Guest article by Charlotte Davis

As increasing numbers of businesses become aware of climate change and what it takes for them to limit its effects on the world around us, sustainability is becoming more of a focus. Transport in particular, is something concerning both individuals and companies – in 2019, this sector was responsible for 27% of the UK’s total emissions

While consumers are more widely embracing the electric vehicle, it also makes sense for businesses too. In this article, we’re going to focus on the ways in which companies can utilise EVs as part of their overall sustainability strategy, while helping employees and customers alike understand how electric cars are good for the environment.

Why EV charging points make sense from a business perspective

Increasing numbers of workplaces are installing electric vehicle charging points at their facilities, for personal use by employees and for the charging of commercial fleet vehicles. Part of the sustainability efforts of any business should be to consider the wider picture of how carbon emissions impact the environment. With this in mind, the installation of EV charging points, or the allocation of part of a business estate as part of the increasingly required EV charging network, can contribute to carbon reduction.

It also helps to encourage workers to make the switch by allowing them to take advantage of electric charging while at work. Additionally, by charging fleet vehicles at EV charging points installed in the workplace, businesses can make the switch to more eco-friendly logistics and avoid the rising costs at the fuel pumps.

Business owners may also find that they can benefit from installing EV charging stations even if they don’t yet have any EVs in their fleet. It’s possible for small business owners to add their EV point to tools such as the Zap-Work map Charging Points & Electric Vehicles: EV charging stations UK - Zap Map (, so that members of the public can find and use the charging stations. Owners can then choose to set fees – especially in rural areas, where EV points might be in short supply, which can provide the opportunity for another stream of revenue.

Environmental, social and corporate governance

Environmental, social and corporate governance, or ESG, is a catch-all term which sums up how businesses measure and implement sustainability into their processes. It can include things like company mission statements, the overall purpose of the business, and the values it operates by. Part of this can include a commitment to sustainability.

Enhancing the ESG credentials of your business helps to showcase that you are committed to helping the environment and could help boost perception in the public eye. If consumers notice that your business fleet vehicles are all battery powered EVs, it demonstrates that you care about the environment, and helps to build a level of trust between you and the consumer. Reports suggest that over 80% of consumers prefer to purchase from sustainable businesses. By improving your ESG credentials, you are showcasing that your business is one they can rely on when it comes to sustainability.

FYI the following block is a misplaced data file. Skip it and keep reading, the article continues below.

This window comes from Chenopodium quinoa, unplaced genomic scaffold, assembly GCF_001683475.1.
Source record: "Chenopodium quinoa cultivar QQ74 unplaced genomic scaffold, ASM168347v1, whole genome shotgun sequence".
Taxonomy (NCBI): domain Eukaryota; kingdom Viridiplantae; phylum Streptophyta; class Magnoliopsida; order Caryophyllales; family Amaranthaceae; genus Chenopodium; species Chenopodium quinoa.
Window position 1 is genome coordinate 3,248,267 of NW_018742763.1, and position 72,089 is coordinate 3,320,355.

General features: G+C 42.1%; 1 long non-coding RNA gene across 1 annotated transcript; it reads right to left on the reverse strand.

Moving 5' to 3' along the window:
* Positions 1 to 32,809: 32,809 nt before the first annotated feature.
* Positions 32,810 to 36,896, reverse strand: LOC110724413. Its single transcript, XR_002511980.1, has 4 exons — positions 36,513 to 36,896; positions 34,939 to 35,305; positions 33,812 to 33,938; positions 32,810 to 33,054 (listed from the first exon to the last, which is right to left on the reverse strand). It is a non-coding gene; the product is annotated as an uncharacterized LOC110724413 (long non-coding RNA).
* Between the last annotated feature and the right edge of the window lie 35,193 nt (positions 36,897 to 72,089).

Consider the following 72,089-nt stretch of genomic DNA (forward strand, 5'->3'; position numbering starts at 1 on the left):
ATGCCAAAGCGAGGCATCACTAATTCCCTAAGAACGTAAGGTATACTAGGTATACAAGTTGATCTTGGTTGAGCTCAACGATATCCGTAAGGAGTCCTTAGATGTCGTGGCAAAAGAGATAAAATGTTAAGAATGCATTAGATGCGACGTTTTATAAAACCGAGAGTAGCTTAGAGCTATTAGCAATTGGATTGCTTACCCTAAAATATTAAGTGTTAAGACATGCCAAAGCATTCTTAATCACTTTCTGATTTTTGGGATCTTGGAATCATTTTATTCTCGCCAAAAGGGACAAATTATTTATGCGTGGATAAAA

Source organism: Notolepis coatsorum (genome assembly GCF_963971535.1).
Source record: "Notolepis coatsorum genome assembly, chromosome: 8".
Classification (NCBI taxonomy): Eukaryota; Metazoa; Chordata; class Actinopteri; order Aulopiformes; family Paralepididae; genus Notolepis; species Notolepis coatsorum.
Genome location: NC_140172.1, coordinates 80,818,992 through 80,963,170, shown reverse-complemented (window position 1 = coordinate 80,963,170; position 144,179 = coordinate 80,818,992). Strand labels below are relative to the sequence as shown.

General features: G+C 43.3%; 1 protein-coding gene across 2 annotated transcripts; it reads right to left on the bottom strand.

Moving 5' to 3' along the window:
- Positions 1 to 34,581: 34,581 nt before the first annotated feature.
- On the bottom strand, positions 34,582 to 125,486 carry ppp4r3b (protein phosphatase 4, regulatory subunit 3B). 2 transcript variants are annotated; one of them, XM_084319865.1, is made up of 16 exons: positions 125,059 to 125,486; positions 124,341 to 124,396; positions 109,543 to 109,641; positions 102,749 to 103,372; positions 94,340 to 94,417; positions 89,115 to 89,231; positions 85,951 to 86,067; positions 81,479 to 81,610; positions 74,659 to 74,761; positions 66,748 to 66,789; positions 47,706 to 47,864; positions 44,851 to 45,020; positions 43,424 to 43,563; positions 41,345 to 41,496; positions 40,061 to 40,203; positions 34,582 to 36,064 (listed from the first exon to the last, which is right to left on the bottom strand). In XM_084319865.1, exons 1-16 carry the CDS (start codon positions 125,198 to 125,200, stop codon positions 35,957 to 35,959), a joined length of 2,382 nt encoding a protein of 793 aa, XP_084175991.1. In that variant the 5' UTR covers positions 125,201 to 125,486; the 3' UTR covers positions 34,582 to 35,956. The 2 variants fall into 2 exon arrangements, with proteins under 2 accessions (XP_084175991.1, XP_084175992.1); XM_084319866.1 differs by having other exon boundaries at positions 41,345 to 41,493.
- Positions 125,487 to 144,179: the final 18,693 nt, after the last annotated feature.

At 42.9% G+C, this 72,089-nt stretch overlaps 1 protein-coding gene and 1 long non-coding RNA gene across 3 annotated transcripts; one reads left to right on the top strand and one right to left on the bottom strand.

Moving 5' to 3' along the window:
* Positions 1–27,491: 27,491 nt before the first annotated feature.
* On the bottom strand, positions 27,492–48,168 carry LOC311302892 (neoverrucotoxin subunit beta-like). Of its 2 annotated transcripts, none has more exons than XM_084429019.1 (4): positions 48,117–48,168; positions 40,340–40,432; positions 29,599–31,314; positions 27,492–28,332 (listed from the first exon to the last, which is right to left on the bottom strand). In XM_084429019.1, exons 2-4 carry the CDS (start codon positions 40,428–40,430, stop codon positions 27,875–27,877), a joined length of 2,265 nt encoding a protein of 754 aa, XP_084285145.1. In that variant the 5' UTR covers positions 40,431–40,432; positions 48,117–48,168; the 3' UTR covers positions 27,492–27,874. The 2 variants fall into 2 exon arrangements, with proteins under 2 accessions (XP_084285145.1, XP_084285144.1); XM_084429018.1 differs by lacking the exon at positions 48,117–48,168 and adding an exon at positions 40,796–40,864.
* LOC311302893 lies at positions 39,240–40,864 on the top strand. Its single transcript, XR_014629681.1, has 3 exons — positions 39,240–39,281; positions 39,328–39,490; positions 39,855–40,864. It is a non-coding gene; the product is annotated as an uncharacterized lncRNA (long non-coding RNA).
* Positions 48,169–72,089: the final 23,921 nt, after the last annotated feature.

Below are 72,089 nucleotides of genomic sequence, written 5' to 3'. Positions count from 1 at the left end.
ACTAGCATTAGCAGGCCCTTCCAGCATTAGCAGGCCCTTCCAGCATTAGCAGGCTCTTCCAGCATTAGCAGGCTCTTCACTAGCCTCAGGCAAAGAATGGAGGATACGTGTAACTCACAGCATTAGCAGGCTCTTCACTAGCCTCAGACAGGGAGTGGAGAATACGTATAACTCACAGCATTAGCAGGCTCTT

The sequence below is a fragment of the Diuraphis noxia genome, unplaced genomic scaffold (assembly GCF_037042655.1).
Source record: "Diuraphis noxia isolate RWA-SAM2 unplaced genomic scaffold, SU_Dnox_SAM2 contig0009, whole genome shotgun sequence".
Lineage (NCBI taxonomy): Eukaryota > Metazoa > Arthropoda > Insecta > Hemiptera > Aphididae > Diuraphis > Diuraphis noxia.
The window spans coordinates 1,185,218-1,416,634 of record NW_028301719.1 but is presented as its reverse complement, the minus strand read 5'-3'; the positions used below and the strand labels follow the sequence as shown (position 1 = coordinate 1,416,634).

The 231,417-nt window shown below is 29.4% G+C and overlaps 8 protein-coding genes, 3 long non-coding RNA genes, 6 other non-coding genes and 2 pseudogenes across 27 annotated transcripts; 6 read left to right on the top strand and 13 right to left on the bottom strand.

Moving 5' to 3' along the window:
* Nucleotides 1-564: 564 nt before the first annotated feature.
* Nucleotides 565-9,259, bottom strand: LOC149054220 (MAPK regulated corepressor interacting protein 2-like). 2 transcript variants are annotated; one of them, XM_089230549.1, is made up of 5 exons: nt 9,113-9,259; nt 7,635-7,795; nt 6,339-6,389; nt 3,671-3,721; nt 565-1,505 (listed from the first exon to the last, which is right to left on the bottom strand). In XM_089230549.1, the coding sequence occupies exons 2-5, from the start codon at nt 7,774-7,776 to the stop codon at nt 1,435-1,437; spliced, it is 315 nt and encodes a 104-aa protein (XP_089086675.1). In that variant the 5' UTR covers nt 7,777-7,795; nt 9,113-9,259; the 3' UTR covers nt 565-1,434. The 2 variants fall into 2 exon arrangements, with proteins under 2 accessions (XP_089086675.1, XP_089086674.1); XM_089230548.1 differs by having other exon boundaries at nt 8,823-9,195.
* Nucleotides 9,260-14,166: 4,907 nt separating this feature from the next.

Preparing your business for the net-zero agenda

The purpose of the net-zero target is to reduce greenhouse gas emissions to as close to zero as possible, with the remaining emissions to be re-absorbed by forests, oceans, and the atmosphere. The UK Government has set a target to meet net zero by 2050, with many of the changes required being scheduled for implementation by 2030.

To meet these targets, the government has committed to ending the sale of new diesel and petrol cars by the end of the decade. By getting ahead of the curve now, you can show that your business is seriously committed to reducing the harmful impacts of climate change.

What are the challenges and barriers for businesses switching to EV use?

When lower fuel costs are factored in, it appears the major barrier to businesses is arranging for the correct infrastructure to be in place for vehicles to be charged on-site. This, as well as the initial purchase of the vehicles, can be costly. However, the government is offering grants to support businesses with the cost of this. Owners should also consider that EVs are made up of fewer moving parts, so they’re likely to see fewer bills for repairs compared to a traditional car.

When it comes to concerns around driving, electric vehicles are just as easy – if not easier – to drive than petrol or diesel vehicles. For businesses, who are always looking to be more efficient, this means training to operate them can be kept to a minimum.

To sum up

Ultimately, the future is green for businesses. Now is the time to embrace sustainability and make the switch to company EVs. From both a social and financial perspective, companies that have already made the switch have never looked back – and those who wait too long run the risk of being left behind.

This article was authored by Charlotte Davis from Creative Media. The views expressed are her own but have been edited by Resilience First.